Fifty youth leaders from Sulu strike a pose with Philippine Ambassador to Malaysia J. Eduardo Malaya outside the Philippine Embassy on 23 November. The youth are in a four-day educational tour aimed at making them better agents of peace as future leaders in Sulu. (Photo by AW2C Shaira Lariño PAF/4CRG)
CAMP AGUINALDO, Quezon City—Fifty Muslim youth leaders from Sulu were cautioned against extremism during their four-day tour in Malaysia which started on 23 November 2016.
According to Colonel Edgard A Arevalo, Chief of the Public Affairs Office Armed Forces of the Philippines, the delegates met with Zainal Zainuddin, Executive Director of Global Movement of Moderates in Malaysia, who reminded the young leaders not to take part in extremism and were instead asked to convey coexistence, respect, and tolerance to solve the problem in Sulu.
“Do not get involved in all these. If you do, you will not have a good future,” Zainuddin said after showing a video on the Syrian war that included Malaysians joining the notorious ISIS.
“You have no right to call yourself Muslims if you go into extremism. Make sure that the youth in your communities know of this and make them follow the right path of acceptance and harmony while celebrating differences,” Zainuddin added.
The Muslim youth leaders, all graduates of the National Youth Leadership Summit, were sponsored by the AFP to visit the predominantly Muslim and culturally diverse country of Malaysia to motivate them in becoming advocates of peace.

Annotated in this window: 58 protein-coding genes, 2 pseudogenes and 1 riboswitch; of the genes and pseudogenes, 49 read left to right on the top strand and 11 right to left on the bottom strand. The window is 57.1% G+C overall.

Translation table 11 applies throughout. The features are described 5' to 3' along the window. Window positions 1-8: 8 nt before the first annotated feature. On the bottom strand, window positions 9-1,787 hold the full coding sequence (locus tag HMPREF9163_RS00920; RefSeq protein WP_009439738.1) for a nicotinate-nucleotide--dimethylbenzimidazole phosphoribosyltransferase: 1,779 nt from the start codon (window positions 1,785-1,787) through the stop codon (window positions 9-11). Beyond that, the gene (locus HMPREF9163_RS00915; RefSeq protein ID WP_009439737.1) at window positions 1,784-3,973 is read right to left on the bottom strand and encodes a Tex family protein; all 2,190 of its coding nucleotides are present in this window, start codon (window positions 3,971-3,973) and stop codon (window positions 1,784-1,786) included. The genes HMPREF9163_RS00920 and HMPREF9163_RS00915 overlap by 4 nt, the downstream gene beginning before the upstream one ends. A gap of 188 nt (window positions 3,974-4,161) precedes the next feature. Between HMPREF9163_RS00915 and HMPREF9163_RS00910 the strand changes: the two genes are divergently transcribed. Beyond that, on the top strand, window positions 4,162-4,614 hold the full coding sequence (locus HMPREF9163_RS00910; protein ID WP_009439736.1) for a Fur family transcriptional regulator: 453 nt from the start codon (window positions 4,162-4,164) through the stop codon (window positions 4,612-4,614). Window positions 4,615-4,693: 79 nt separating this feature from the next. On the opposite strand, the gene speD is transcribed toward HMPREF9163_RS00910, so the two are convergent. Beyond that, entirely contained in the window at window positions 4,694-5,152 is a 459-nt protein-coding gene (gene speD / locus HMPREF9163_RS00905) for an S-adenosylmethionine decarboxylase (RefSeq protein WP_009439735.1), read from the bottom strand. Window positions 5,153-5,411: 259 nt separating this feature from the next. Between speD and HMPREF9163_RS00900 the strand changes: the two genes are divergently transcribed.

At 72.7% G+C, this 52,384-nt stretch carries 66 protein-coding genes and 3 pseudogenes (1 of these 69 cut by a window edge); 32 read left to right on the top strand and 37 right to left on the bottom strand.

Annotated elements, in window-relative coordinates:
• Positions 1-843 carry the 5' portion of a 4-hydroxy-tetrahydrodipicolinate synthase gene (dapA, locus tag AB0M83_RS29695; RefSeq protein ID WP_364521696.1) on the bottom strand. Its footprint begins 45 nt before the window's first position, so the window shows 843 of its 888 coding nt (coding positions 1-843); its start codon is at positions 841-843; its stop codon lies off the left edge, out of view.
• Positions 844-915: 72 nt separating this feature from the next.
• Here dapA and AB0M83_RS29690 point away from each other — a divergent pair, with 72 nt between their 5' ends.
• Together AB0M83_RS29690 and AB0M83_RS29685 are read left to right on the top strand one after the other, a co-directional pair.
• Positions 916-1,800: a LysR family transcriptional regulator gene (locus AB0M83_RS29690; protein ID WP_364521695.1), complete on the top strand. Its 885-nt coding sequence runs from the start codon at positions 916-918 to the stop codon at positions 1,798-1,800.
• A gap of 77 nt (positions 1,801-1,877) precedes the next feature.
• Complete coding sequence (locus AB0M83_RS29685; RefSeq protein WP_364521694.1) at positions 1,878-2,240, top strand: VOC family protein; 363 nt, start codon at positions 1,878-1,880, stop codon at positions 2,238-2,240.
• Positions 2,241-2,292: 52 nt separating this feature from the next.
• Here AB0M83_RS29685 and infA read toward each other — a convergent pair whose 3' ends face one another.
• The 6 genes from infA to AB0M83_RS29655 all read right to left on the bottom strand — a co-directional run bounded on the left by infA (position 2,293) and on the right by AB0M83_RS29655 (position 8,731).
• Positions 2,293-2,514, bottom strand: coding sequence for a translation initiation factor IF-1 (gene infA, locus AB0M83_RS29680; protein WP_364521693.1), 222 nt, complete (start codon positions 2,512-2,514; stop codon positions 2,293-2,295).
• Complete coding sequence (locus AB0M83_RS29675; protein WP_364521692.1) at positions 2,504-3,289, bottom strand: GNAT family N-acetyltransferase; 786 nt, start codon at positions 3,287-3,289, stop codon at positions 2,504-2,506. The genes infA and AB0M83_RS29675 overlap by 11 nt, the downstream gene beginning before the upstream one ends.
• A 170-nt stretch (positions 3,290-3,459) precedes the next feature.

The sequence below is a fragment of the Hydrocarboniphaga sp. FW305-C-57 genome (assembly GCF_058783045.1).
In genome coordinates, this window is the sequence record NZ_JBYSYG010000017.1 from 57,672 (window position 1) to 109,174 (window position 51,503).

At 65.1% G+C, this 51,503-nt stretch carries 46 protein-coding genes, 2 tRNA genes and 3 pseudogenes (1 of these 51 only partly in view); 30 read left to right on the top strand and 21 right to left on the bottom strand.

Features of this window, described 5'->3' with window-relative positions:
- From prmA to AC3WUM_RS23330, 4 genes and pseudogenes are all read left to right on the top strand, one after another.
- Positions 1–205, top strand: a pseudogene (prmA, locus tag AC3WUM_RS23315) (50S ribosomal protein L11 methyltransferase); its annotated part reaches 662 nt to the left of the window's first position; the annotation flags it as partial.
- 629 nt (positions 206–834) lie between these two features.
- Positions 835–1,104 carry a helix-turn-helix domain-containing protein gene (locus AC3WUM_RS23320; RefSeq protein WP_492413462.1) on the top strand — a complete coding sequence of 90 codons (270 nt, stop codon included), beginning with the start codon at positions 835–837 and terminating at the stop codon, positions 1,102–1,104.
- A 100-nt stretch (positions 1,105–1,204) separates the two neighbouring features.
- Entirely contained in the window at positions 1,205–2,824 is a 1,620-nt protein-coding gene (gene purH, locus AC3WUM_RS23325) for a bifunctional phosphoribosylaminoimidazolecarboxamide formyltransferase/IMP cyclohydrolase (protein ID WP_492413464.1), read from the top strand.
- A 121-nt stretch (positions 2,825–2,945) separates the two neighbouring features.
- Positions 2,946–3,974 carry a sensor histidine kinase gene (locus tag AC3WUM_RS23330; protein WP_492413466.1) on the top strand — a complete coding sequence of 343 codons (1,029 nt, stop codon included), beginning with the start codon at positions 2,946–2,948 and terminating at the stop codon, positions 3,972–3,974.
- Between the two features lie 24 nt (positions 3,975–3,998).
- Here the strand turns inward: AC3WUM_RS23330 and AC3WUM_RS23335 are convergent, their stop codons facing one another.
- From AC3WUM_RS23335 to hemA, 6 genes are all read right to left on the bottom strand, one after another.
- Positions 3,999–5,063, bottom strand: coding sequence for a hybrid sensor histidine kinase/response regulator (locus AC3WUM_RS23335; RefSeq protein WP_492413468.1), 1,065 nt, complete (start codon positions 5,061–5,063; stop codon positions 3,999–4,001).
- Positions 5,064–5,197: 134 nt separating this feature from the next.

The participants also met with Philippine Ambassador in Kuala Lumpur J. Eduardo Malaya, who reminded the youth to share the lessons of their tour when they return to their communities.
“Deepen your understanding of Islam, internalize what you will see in Malaysia and share them when you get back to your community. Make sure your country prospers and make things better,” Ambassador Malaya said.
The delegates also visited the Malaysian Parliament and met with Speaker Tan Sri Datuk Ainin bin Haji, who emphasized the importance of freedom of religion and tolerance in Malaysia.
Mohammad-Alib A Amil, the Spokesperson of the delegates, shared his agreement on the state of differences in Malaysia, saying that “even though this country consists of different beliefs, there is no discrimination and respect among other groups exists.”
The delegates rendered Tausug songs Bud Tumantangis and Biraddali to their hosts in appreciation of their warm welcome.
The delegates visited also the Tahfiz School and International Islamic University-Malaysia after which they toured the famous Batu caves. They are scheduled to interact with the Chinese, Malay, and Indian communities and the Union of Muslim Filipino in Malaysia; and visit the Malaysia Digital Economy Corporation today.
“We are hopeful that this journey to Malaysia has left an indelible imprint on their hearts and minds; that it had a profound influence on these young men and women from Sulu. I hope they will share this experience to their communities so that their folks may realize that the peace they sought for their province is possible and they must strive harder in order to achieve it,” AFP Chief of Staff General Ricardo R Visaya said.